As we age, changes to our eyes are all but inevitable. You may need reading glasses to see a restaurant menu, or notice that you now experience difficulty with glare, particularly from headlights while driving at night.
The latter problem is often the result of cataracts, which more than half of Americans will develop by the time they turn 80. A cataract occurs when the lens—a structure in the eye that focuses light onto the retina to form a clear image—starts to become cloudy.
“A normal lens should be clear, like a windshield,” explains Yvonne Wang, MD, a Yale Medicine ophthalmologist. “When a cataract is forming, the proteins of your lens start to degrade. They change in consistency and the lens is no longer able to maintain that clarity.”
When cataracts are first forming, a change in your glasses or contact lens prescription might be enough to help. But because cataracts worsen with age, many people end up needing surgery to replace the existing “cloudy” lens with a new synthetic one. Fortunately, cataract surgery is a commonly performed and safe procedure.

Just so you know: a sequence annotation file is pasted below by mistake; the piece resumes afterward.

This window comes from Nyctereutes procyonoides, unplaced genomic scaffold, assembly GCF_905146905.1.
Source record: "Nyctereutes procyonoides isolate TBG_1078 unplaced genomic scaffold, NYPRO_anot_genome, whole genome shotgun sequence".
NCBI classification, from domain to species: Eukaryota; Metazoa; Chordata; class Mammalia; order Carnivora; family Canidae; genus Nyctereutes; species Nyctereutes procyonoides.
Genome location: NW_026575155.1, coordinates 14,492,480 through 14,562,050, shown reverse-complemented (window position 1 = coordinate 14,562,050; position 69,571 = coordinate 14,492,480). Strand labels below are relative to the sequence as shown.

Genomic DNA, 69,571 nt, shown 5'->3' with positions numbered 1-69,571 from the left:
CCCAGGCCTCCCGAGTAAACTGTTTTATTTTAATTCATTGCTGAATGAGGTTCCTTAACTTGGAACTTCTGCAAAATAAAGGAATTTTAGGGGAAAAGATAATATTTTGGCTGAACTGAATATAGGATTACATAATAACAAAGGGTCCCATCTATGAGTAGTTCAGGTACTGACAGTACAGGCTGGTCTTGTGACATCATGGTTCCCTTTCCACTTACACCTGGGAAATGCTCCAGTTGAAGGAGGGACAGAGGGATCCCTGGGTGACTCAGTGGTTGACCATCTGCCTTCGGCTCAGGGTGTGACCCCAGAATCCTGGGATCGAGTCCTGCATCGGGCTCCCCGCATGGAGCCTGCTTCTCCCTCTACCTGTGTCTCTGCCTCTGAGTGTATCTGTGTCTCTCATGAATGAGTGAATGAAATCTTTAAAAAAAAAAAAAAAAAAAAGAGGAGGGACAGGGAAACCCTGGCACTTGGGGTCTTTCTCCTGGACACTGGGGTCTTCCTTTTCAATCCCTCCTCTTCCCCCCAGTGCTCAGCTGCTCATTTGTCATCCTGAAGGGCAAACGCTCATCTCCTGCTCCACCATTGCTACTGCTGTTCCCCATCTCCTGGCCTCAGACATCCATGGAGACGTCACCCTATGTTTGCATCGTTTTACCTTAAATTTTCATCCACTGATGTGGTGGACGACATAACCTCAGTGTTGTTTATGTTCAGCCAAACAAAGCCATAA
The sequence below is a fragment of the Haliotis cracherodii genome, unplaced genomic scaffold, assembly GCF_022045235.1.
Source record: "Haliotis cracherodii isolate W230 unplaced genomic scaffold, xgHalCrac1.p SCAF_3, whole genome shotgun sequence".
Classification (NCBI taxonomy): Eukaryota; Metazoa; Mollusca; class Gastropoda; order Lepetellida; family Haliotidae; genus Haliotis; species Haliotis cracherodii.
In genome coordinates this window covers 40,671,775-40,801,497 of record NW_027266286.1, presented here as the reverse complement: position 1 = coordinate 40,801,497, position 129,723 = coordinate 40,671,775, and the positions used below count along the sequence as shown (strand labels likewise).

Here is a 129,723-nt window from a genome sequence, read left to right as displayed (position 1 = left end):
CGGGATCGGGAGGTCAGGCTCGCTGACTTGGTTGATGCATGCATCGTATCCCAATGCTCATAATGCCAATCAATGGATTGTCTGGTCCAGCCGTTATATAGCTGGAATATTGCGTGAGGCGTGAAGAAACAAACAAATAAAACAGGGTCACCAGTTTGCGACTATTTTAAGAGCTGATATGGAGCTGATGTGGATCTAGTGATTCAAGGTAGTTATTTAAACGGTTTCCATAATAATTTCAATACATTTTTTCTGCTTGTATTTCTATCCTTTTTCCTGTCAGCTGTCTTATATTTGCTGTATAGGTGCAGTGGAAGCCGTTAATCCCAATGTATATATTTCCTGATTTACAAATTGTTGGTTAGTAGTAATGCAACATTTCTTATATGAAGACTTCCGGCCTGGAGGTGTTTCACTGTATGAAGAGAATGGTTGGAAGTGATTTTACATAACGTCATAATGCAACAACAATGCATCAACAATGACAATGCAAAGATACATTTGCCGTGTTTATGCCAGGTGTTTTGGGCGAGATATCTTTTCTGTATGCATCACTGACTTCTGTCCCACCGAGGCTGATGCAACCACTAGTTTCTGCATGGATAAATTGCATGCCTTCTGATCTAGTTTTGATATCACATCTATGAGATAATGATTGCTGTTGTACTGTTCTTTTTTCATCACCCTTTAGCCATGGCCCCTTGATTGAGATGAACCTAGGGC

In recent years, there have also been many advances in cataract surgery, including a laser-assisted one, and a tool called intraoperative aberrometry (ORA), which takes an additional measurement of the eye during surgery. This allows for a more accurate measurement of the synthetic lens that is used to replace the original lens with the cataract.
Lens choices are quickly evolving as well, now going beyond simply replacing the lens. Options such as multifocal lenses not only correct the cataract issue but also address vision problems, allowing some patients to no longer need glasses or contacts after cataract surgery.
In this video, Dr. Wang talks more about advances in cataract surgery.